Tax relief and your pension
I mentioned last week that one of the benefits of pensions is that they are tax efficient, with tax relief on your contributions, the fund growing tax-free, and the ability to take 25% as a lump sum tax-free when you retire. However, in the upcoming budget on 16 March it is expected that the government will announce changes to the tax relief on pension contributions, alongside other potential changes to the taxation of pensions. I’ll take a quick look here at the current rules applying to pensions and what might change.
What exactly is tax relief?
The term ‘tax relief’ refers to any scheme that allows someone to not pay tax on part of their income. There are two main ways in which tax relief is given: either you pay less tax because you deduct certain expenses from your total income before paying tax on the balance (as happens with contributions into a company pension scheme); or the government pays tax back to you or repays it in another way (as happens with contributions into a personal pension).
If you pay into a company pension scheme, your employer will deduct your pension contributions from your gross salary and tax relief at your highest rate of tax is applied automatically. If you pay into a personal pension, your contribution is net of tax and the pension provider will claim back 20% tax relief for you from the government (you will need to claim back extra through your tax return if you’re a higher rate tax payer). Though the method in which tax relief is applied is different dependent on which type of pension you have, the end result with both methods is that any money you save into a pension is free of tax. It means if you’re a basic rate tax payer that for every £100 going into your pension pot, it’s actually only costing you £80. If you’re a higher rate tax payer, for every £100 going into your pension pot, it’s only costing you £60.
There’s an overview of tax relief on pensions on the government’s website, and also various tax relief calculators such as that offered by Hargreaves Lansdown where you can enter your salary and the amount you would like to contribute to a pension, and it works out how much tax relief you will get.
Possible move to a flat-rate tax relief
The current system of tax relief on pension contributions favours those with higher income, and one of the measures the government might introduce on 16 March is a flat-rate system of tax relief. If this happens, possibly with immediate effect, the rate is expected to be set between 25% and 33%. It will mean basic rate tax payers will be better off, but higher rate tax payers will be worse off. The BBC has a good article showing the impact on each, along with other rumoured pension changes.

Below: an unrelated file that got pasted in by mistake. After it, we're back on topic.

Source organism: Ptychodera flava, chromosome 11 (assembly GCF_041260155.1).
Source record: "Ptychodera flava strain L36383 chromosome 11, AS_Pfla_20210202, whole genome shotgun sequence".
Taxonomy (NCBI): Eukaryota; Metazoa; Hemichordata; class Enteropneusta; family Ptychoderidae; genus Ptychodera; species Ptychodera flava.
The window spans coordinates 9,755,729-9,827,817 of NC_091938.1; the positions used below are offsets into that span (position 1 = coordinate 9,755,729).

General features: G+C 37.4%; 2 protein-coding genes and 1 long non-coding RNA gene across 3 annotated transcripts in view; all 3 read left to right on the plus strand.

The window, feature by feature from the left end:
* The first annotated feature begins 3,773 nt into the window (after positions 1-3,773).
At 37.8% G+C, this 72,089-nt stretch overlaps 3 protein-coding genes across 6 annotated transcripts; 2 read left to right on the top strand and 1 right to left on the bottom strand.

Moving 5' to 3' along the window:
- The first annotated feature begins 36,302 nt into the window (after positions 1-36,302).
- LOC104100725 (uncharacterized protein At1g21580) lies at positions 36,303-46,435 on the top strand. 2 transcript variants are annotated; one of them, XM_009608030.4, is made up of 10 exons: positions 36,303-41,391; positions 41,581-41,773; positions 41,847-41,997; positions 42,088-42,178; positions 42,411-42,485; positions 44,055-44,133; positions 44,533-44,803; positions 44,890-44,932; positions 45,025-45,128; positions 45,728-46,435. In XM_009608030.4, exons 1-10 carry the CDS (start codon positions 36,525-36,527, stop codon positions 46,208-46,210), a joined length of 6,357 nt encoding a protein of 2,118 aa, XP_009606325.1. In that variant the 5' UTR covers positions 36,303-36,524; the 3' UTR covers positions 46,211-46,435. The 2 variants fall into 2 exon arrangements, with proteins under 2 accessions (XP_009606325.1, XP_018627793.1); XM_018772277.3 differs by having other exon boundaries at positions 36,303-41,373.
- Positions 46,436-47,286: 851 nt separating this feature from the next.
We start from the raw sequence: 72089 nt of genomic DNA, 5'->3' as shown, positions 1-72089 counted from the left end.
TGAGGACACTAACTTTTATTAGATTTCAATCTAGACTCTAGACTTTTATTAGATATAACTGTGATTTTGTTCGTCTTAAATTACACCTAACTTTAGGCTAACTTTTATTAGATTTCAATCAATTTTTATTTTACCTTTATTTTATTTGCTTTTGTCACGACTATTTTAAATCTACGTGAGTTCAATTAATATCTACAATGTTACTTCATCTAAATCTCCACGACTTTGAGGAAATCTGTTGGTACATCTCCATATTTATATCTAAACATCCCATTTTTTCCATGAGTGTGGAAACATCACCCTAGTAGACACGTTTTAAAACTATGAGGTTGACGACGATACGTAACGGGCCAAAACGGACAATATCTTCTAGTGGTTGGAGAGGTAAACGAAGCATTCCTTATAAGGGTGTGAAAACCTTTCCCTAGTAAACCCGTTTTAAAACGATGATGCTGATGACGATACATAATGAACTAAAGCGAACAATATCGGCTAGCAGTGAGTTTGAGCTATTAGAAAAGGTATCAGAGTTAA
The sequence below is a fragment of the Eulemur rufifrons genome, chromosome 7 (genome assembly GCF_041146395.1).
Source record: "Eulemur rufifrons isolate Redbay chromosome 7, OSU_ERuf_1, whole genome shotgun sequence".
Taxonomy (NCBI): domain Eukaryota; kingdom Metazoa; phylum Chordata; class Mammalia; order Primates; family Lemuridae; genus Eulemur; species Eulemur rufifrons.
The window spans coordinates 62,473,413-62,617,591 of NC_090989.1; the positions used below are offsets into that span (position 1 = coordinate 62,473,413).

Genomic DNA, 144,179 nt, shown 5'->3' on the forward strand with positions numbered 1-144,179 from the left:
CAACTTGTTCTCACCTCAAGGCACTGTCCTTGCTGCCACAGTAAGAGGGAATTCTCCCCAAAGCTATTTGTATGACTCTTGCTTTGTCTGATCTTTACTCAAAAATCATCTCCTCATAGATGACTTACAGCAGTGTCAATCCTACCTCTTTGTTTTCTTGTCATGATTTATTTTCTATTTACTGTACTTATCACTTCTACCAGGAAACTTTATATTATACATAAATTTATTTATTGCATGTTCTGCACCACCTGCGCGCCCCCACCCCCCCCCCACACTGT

Other potential changes
Tax relief on contributions is capped at the value of your annual earnings, and is subject to both an annual allowance and lifetime allowance. The annual allowance has been reducing and currently means you get tax relief on contributions up to £40,000 a year (less if you earn over £150,000), and it’s rumoured this might reduce to £25,000 a year this April. The lifetime allowance is the amount the government will allow you to have tax-free in your pension pot. It is currently £1.25 million, and will reduce in April to £1 million. At present, I don’t think either of these changes will impact me, but higher earners paying large sums into their pension will be affected, as will those nearing retirement trying to make up for under-funding their pension in earlier years.
Other possible changes include scrapping tax relief on contributions completely, which would remove the up-front tax benefit of saving into pensions, and make them more like ISAs. They would still grow tax free, and when you draw your pension it would be completely tax free (not just 25% tax free as now). If the government is looking to encourage saving for retirement, then removing one of the incentives of saving into a pension doesn’t seem to me to be that sensible – I’d rather receive my tax benefit now than trust that the government will deliver on its tax promise when I retire.
With the budget in a couple of weeks we’ll know what the changes will be, which might help with decisions about whether to place extra savings into a pension or into other types of investments.